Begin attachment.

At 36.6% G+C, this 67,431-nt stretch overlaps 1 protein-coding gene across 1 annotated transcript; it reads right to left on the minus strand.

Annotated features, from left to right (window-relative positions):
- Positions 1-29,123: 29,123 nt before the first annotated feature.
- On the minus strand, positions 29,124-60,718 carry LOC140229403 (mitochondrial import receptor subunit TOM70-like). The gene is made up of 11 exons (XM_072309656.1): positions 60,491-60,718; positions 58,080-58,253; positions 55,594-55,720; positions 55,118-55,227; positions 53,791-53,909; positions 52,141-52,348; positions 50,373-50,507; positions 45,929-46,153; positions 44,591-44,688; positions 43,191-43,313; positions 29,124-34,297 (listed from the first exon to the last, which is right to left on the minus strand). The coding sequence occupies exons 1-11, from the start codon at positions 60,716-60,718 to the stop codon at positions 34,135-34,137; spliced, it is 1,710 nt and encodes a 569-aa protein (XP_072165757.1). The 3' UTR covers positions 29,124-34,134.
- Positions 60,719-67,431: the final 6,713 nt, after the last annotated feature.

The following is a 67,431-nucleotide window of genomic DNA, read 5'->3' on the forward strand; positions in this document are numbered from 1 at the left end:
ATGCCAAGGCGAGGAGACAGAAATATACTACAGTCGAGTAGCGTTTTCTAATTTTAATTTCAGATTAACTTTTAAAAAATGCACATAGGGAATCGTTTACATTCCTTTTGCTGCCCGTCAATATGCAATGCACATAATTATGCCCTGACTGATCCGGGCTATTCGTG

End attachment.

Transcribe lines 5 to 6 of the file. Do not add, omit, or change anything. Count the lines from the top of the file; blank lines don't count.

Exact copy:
- Positions 60,719-67,431: the final 6,713 nt, after the last annotated feature.

The following is a 67,431-nucleotide window of genomic DNA, read 5'->3' on the forward strand; positions in this document are numbered from 1 at the left end: